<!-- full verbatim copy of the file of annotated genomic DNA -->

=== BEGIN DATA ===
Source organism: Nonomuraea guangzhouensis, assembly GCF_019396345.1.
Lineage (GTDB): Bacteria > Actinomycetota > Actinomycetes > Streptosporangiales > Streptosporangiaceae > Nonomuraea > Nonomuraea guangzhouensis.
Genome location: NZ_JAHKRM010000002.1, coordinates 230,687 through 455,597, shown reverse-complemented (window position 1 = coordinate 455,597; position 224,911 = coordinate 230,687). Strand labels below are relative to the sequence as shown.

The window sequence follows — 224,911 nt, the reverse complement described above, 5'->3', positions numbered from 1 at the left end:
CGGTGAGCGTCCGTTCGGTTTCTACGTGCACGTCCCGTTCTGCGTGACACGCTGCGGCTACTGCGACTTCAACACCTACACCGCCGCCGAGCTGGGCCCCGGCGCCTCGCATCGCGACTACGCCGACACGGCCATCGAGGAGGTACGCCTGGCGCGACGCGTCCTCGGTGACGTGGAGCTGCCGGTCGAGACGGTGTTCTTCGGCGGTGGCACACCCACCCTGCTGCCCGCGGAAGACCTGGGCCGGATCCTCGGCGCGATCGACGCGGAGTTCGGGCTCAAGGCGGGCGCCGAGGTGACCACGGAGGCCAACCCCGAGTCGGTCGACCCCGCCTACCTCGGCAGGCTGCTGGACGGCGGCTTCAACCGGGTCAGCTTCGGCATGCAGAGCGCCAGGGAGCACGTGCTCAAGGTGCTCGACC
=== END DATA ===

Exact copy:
Source organism: Nonomuraea guangzhouensis, assembly GCF_019396345.1.
Lineage (GTDB): Bacteria > Actinomycetota > Actinomycetes > Streptosporangiales > Streptosporangiaceae > Nonomuraea > Nonomuraea guangzhouensis.
Genome location: NZ_JAHKRM010000002.1, coordinates 230,687 through 455,597, shown reverse-complemented (window position 1 = coordinate 455,597; position 224,911 = coordinate 230,687). Strand labels below are relative to the sequence as shown.

The window sequence follows — 224,911 nt, the reverse complement described above, 5'->3', positions numbered from 1 at the left end:
CGGTGAGCGTCCGTTCGGTTTCTACGTGCACGTCCCGTTCTGCGTGACACGCTGCGGCTACTGCGACTTCAACACCTACACCGCCGCCGAGCTGGGCCCCGGCGCCTCGCATCGCGACTACGCCGACACGGCCATCGAGGAGGTACGCCTGGCGCGACGCGTCCTCGGTGACGTGGAGCTGCCGGTCGAGACGGTGTTCTTCGGCGGTGGCACACCCACCCTGCTGCCCGCGGAAGACCTGGGCCGGATCCTCGGCGCGATCGACGCGGAGTTCGGGCTCAAGGCGGGCGCCGAGGTGACCACGGAGGCCAACCCCGAGTCGGTCGACCCCGCCTACCTCGGCAGGCTGCTGGACGGCGGCTTCAACCGGGTCAGCTTCGGCATGCAGAGCGCCAGGGAGCACGTGCTCAAGGTGCTCGACC